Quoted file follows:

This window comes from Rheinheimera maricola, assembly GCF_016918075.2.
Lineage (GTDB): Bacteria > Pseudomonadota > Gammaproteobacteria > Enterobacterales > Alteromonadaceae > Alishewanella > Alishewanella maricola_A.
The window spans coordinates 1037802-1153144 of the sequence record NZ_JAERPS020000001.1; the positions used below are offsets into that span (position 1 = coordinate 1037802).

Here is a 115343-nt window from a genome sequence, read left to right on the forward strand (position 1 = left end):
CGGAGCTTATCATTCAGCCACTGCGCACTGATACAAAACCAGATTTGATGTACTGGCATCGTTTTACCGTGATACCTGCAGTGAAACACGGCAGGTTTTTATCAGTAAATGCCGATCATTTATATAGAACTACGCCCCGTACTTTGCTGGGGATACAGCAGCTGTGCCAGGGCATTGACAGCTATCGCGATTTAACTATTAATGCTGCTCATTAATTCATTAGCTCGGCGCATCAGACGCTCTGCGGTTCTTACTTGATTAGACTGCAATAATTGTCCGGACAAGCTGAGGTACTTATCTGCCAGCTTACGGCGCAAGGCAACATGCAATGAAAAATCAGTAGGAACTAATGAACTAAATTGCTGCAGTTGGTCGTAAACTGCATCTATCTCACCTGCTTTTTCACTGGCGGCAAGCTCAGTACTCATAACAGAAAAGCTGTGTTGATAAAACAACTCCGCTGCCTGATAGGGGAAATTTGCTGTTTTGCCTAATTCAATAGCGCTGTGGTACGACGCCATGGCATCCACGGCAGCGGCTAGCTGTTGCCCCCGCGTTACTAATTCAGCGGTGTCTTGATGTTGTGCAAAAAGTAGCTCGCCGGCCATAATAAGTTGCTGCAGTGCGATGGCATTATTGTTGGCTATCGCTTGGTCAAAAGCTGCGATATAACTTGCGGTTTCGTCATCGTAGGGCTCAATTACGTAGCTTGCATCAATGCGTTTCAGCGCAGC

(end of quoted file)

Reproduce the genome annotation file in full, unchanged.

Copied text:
This window comes from Rheinheimera maricola, assembly GCF_016918075.2.
Lineage (GTDB): Bacteria > Pseudomonadota > Gammaproteobacteria > Enterobacterales > Alteromonadaceae > Alishewanella > Alishewanella maricola_A.
The window spans coordinates 1037802-1153144 of the sequence record NZ_JAERPS020000001.1; the positions used below are offsets into that span (position 1 = coordinate 1037802).

Here is a 115343-nt window from a genome sequence, read left to right on the forward strand (position 1 = left end):
CGGAGCTTATCATTCAGCCACTGCGCACTGATACAAAACCAGATTTGATGTACTGGCATCGTTTTACCGTGATACCTGCAGTGAAACACGGCAGGTTTTTATCAGTAAATGCCGATCATTTATATAGAACTACGCCCCGTACTTTGCTGGGGATACAGCAGCTGTGCCAGGGCATTGACAGCTATCGCGATTTAACTATTAATGCTGCTCATTAATTCATTAGCTCGGCGCATCAGACGCTCTGCGGTTCTTACTTGATTAGACTGCAATAATTGTCCGGACAAGCTGAGGTACTTATCTGCCAGCTTACGGCGCAAGGCAACATGCAATGAAAAATCAGTAGGAACTAATGAACTAAATTGCTGCAGTTGGTCGTAAACTGCATCTATCTCACCTGCTTTTTCACTGGCGGCAAGCTCAGTACTCATAACAGAAAAGCTGTGTTGATAAAACAACTCCGCTGCCTGATAGGGGAAATTTGCTGTTTTGCCTAATTCAATAGCGCTGTGGTACGACGCCATGGCATCCACGGCAGCGGCTAGCTGTTGCCCCCGCGTTACTAATTCAGCGGTGTCTTGATGTTGTGCAAAAAGTAGCTCGCCGGCCATAATAAGTTGCTGCAGTGCGATGGCATTATTGTTGGCTATCGCTTGGTCAAAAGCTGCGATATAACTTGCGGTTTCGTCATCGTAGGGCTCAATTACGTAGCTTGCATCAATGCGTTTCAGCGCAGC